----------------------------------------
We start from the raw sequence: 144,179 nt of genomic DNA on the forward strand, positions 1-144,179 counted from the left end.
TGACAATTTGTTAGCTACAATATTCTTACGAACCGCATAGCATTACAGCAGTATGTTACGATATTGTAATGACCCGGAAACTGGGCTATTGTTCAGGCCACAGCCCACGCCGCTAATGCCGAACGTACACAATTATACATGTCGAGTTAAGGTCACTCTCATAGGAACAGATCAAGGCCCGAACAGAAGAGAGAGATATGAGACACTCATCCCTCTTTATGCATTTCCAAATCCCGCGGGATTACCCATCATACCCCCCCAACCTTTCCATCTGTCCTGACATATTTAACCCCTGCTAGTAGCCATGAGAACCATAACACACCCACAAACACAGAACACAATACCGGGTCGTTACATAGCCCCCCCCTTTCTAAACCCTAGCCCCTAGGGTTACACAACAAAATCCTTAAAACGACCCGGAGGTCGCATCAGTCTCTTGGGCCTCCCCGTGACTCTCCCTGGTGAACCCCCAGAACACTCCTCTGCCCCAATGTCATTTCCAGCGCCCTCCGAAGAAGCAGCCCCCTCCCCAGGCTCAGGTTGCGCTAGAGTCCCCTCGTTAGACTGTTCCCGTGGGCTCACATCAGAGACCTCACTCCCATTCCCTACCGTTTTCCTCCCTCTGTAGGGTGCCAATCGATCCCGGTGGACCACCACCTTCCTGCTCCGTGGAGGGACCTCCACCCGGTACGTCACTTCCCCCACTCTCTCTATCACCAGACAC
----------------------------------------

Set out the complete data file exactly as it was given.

We start from the raw sequence: 144,179 nt of genomic DNA on the forward strand, positions 1-144,179 counted from the left end.
TGACAATTTGTTAGCTACAATATTCTTACGAACCGCATAGCATTACAGCAGTATGTTACGATATTGTAATGACCCGGAAACTGGGCTATTGTTCAGGCCACAGCCCACGCCGCTAATGCCGAACGTACACAATTATACATGTCGAGTTAAGGTCACTCTCATAGGAACAGATCAAGGCCCGAACAGAAGAGAGAGATATGAGACACTCATCCCTCTTTATGCATTTCCAAATCCCGCGGGATTACCCATCATACCCCCCCAACCTTTCCATCTGTCCTGACATATTTAACCCCTGCTAGTAGCCATGAGAACCATAACACACCCACAAACACAGAACACAATACCGGGTCGTTACATAGCCCCCCCCTTTCTAAACCCTAGCCCCTAGGGTTACACAACAAAATCCTTAAAACGACCCGGAGGTCGCATCAGTCTCTTGGGCCTCCCCGTGACTCTCCCTGGTGAACCCCCAGAACACTCCTCTGCCCCAATGTCATTTCCAGCGCCCTCCGAAGAAGCAGCCCCCTCCCCAGGCTCAGGTTGCGCTAGAGTCCCCTCGTTAGACTGTTCCCGTGGGCTCACATCAGAGACCTCACTCCCATTCCCTACCGTTTTCCTCCCTCTGTAGGGTGCCAATCGATCCCGGTGGACCACCACCTTCCTGCTCCGTGGAGGGACCTCCACCCGGTACGTCACTTCCCCCACTCTCTCTATCACCAGACAC